If we had a test to detect declining oxygen levels before a baby becomes critically ill, we could save many young lives.
Fetal oxygenation study (FOX)
Each year, stillbirth claims the lives of thousands of babies before they ever take their first breath. Many of these losses are preceded by a long, silent period of dwindling oxygen supply that slows the baby's growth inside the womb. If we had a test to detect declining oxygen levels before a baby becomes critically ill, we could save many young lives.
Severe preterm fetal growth restriction – babies at highest risk of stillbirth
Severe reductions in nutrient and oxygen supply can slow the growth of a baby before 34 weeks of pregnancy. This is usually due to a poorly functioning placenta, rather than the diet or health of the mother. This condition - called preterm fetal growth restriction - is a very severe disease that carries a high risk of stillbirth if the baby is is not born well before the pregnancy due date.
When a fetus has slowed its growth in mid pregnancy because of severely reduced oxygen supply, there are difficult decisions to make. On one hand, giving birth to a baby that is very small and immature can lead to death after birth or serious long term health problems for the infant. On the other hand, continuing a pregnancy as long as possible to maximise the baby's maturity and size carries a substantial risk of the baby dying before birth.
Fetal medicine specialists use a number of tools to try to get the balance right - the balance between delivering a small, sick baby too early, or too late. We use ultrasound to monitor the baby's blood flow, growth rate, amniotic fluid levels and activity inside the womb. We also regularly check the baby's heart rate patterns and movements with an external fetal heart rate monitor.
Although valuable, these measures are imperfect and tragically, we do not get the balance right every time. There is an urgent need for more accurate ways to assess the baby's oxygenation so we can plan birth at the best possible time for these critically ill babies.
A blood test to identify fetuses with very low oxygen supplies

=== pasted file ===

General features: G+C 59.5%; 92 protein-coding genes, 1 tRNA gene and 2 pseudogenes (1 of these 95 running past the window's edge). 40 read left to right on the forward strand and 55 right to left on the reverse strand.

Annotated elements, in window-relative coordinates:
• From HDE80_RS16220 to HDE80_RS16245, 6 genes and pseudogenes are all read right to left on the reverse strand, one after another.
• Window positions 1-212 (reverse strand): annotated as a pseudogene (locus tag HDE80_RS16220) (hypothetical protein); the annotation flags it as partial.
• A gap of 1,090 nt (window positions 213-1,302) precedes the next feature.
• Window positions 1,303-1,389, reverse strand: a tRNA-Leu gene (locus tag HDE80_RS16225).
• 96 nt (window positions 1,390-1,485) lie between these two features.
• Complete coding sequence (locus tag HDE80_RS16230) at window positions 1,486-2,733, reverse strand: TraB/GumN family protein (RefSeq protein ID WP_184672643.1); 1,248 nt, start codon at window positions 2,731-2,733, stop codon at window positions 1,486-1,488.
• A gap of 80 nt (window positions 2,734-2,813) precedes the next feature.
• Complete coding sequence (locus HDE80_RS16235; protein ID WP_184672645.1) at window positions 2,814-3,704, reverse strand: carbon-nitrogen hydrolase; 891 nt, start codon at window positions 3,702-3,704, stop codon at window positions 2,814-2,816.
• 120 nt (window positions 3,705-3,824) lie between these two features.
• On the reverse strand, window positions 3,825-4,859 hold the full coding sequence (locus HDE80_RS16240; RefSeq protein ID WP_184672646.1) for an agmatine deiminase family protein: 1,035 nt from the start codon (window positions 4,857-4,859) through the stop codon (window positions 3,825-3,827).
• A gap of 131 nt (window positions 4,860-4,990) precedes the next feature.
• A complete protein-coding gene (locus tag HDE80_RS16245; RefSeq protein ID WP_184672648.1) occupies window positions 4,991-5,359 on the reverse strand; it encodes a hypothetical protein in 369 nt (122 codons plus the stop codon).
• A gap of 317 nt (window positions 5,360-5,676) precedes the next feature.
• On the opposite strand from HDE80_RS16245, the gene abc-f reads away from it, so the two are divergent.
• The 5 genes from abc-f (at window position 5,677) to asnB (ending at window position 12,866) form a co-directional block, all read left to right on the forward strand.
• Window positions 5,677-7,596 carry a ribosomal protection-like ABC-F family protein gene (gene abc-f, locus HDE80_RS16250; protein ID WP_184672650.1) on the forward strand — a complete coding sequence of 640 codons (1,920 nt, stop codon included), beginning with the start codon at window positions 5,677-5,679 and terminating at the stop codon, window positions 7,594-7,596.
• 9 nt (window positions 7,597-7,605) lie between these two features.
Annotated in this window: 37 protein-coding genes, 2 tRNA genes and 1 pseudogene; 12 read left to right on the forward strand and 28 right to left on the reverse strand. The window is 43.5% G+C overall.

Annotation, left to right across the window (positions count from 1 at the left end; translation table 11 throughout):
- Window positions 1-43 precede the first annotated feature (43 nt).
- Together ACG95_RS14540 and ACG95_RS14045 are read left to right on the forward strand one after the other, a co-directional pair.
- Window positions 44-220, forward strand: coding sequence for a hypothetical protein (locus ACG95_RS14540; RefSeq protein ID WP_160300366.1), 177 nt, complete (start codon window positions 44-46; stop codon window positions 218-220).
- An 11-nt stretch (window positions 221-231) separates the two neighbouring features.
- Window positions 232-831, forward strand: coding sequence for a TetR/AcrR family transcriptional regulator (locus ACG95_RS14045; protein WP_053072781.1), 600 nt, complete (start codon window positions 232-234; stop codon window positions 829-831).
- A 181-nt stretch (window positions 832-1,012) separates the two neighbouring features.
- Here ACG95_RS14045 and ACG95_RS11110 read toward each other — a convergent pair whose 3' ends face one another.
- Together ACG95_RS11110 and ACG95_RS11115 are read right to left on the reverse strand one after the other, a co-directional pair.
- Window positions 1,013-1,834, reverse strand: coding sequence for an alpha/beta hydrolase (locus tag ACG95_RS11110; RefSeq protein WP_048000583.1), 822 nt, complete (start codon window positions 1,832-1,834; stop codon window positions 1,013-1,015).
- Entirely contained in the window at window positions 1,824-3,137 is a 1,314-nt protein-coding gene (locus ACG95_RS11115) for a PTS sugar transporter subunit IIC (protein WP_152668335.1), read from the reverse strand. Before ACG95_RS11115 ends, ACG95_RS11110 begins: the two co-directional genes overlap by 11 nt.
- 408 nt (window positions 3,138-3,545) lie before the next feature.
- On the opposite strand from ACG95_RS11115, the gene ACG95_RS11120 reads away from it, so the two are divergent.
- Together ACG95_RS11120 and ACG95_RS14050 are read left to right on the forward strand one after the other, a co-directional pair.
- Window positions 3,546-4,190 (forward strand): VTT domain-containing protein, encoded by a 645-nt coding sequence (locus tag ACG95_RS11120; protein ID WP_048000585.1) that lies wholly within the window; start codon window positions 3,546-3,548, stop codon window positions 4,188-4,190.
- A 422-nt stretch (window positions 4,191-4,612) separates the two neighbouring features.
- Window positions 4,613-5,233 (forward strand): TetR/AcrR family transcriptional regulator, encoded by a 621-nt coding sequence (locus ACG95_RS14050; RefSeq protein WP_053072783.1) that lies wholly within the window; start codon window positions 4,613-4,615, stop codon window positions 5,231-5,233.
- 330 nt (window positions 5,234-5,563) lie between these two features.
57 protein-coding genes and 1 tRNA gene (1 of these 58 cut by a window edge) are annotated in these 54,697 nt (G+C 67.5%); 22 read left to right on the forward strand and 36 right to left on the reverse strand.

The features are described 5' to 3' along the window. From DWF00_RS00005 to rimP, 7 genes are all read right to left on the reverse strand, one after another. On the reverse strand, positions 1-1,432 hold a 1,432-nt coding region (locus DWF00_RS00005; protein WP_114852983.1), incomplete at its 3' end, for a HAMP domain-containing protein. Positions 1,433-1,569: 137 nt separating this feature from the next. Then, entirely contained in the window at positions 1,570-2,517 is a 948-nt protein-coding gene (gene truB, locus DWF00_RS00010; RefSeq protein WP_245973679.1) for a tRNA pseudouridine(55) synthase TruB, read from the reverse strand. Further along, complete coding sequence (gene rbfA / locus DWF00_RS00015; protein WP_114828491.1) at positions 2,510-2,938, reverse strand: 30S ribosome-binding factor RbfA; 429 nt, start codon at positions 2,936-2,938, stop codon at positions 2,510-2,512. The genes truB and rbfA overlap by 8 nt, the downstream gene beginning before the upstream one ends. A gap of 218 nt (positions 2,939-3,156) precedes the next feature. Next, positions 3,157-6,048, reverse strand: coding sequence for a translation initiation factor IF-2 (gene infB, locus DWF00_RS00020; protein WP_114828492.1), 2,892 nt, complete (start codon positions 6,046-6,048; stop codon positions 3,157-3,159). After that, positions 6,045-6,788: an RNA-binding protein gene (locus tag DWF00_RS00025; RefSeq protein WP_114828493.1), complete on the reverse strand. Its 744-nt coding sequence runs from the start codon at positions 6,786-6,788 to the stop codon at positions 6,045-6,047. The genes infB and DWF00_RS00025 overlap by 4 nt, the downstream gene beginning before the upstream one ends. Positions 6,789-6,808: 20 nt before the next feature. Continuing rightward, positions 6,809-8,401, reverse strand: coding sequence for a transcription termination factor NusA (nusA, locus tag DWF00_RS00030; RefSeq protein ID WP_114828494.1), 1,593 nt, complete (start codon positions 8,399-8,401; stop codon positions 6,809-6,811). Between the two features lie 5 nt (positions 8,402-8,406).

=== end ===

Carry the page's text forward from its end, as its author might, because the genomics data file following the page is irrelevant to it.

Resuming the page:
The FOX study aims to develop a new maternal blood test to identify unborn babies with dangerously low levels of oxygen.
This project is based on important discoveries made by Mercy Perinatal researchers. We have discovered particular molecules (RNA) that are released from the placenta into the mother's bloodstream when the baby is suffering from very low oxygen levels. We intend to measure these molecules in a large group of women who have preterm fetal growth restriction to see if these molecules can give us useful information about the timing of birth.
Fortunately, preterm fetal growth restriction is rare. But because it is rare, we need our specialist colleagues around Australia and New Zealand to help us in our research. We are immensely grateful that six major hospitals in Victoria, New South Wales, Queensland and Auckland have joined us in this mission to improve our care for these very vulnerable pregnancies.
Where is the FOX study up to now?
We have collected blood samples from more than 120 women with preterm fetal growth restriction and 84 women with normal pregnancies. We are very pleased to report that the Australian Genomic Research Facility has commenced analysis of these samples using the latest "next generation" technologies (RNA-sequencing). We believe that the FOX study is well on the way to providing answers that will help us bring mothers and babies safely home.
The FOX team
Professor Stephen Tong Professor Sue Walker Dr Clare Whitehead Dr Natalie Hannan A/Prof Joanne Said (University of Melbourne)
Our Australian and New Zealand collaborators
A/ Professor Joanne Said, Western Hospital, Sunshine, Melbourne Dr Stefan Kane, Royal Women’s Hospital, Melbourne Dr Sean Seeho, Royal North Shore Hospital, Sydney Dr Scott Peterson, Mater Mother’s Hospital, Brisbane Dr Katie Groom, National Women’s Health, Auckland City Hospital Dr Amanda Henry, Royal Hospital for Women, Sydney
Dr Owen Stock
Sally Beard Natalie Binder
Our financial supporters
We are very grateful to our many supporters, including:
National Health and Medical Research Council of Australia RANZCOG Research Foundation The Norman Beischer Medical Research Foundation